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Rainforest restoration a step closer

26 February 2020

Kinabatangan

A Cardiff University carbon-offsetting project has reached more than £15,000 in donations just four months after launching.

Regrow Borneo gives staff, students and members of the public the opportunity to balance the carbon created from necessary air travel.

It was created by the University’s Sustainable Places Research Institute and the Danau Girang Field Centre, which is based in the Kinabatangan rainforest in Malaysia.

A recommended donation map gives flyers an idea of the amount to donate, ranging from £10 to £130.

All donations support tree planting in the Lower Kinabatangan rainforest, Borneo – an area of extreme beauty but one that is under increasing pressure from climate change and human activities.

When it launched in October 2019, Regrow Borneo set itself a target of £15,000 which it hoped to raise over a 12-month period.

Donations have already surpassed that figure, and to date, Regrow Borneo has raised a total of £16,521.

Dr Benoit Goossens, from the Danau Girang Field Centre said: “While reducing air travel is vital, we know that some flights are unavoidable. Regrow Borneo – which is the first project of its kind at a UK university - provides an opportunity for individuals taking necessary flights to offset their travel."

Professor Benoit Goossens

We are surprised at how quickly we have reached our target, and we are encouraged that people are considering their impact on the environment and how Regrow Borneo can help mitigate their actions.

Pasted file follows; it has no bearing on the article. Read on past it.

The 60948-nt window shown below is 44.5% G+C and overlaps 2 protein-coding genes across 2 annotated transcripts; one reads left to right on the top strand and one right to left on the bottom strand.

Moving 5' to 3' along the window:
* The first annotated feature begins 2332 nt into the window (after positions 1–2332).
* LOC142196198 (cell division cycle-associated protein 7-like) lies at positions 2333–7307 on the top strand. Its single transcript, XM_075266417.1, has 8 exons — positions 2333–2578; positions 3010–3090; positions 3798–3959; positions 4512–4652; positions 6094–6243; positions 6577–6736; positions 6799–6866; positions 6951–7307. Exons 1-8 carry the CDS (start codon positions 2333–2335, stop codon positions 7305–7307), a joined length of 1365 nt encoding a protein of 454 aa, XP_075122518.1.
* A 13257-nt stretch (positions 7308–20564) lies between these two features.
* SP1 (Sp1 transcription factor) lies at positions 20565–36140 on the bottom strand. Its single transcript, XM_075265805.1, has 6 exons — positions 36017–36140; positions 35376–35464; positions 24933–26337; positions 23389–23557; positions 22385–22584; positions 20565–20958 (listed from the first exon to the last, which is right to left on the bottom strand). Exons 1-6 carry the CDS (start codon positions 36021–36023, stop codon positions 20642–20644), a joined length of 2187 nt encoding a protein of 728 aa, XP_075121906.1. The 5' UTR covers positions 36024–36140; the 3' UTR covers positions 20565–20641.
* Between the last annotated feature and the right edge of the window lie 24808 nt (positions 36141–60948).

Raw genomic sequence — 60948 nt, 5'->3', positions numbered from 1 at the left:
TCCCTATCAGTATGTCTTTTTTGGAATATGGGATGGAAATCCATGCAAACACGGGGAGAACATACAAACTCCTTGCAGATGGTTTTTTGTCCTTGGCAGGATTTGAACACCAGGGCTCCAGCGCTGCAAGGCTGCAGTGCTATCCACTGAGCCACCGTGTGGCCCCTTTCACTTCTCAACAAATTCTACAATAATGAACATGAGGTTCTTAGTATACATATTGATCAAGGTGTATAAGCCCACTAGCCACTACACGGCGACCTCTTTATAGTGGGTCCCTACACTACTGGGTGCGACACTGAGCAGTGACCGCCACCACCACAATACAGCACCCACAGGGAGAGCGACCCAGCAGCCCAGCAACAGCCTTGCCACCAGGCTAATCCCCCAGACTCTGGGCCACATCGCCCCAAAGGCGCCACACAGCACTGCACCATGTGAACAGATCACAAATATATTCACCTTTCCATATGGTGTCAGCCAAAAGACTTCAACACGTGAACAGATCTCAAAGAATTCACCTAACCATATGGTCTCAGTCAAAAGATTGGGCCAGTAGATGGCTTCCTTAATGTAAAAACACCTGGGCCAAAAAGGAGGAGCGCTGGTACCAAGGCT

Professor Benoît GoossensDirector, Danau Girang Field Centre, Professor

Replanting in the Kinabatangan rainforest using the donations will start in May or June, after the rainy season.

Dr Goossens added: “Based in the Danau Girang Field Centre, we have seen first-hand the devastation caused by palm oil, illegal logging and environmental catastrophe.

“Deforestation has fragmented the forest, reducing the available habitat for endangered species such as the orangutan, proboscis monkey and the Bornean elephant.

“Tropical forests are extremely effective at taking carbon out of the atmosphere and storing it as wood or in the soil. We hope our planting will help restore this crucial environment.”

Community organisations, such as The Batu Puteh Community Ecotourism Co-operative (KOPEL) and HUTAN, will be responsible for planting and maintaining trees on appropriate sites.

Donors will be able to follow the pathway of their donation and will be provided with updates on the amount of carbon taken out of the atmosphere, as well as other social, environmental and economic impacts.

Dame Judi Dench, Ambassador for Regrow Borneo said: “Having visited Borneo last year, I’m so proud to be part of the Regrow Borneo programme. It is wonderful and necessary work, and may I reiterate again how proud I am to be a part of it.”

Alongside the planting, academics from Cardiff University will be researching the project’s carbon capture, assessing its efficacy and impact on the Kinabatangan rainforest. Their work will inform Regrow Borneo as it develops.

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The centre is a collaborative research and training facility based in Sabah, Malaysia.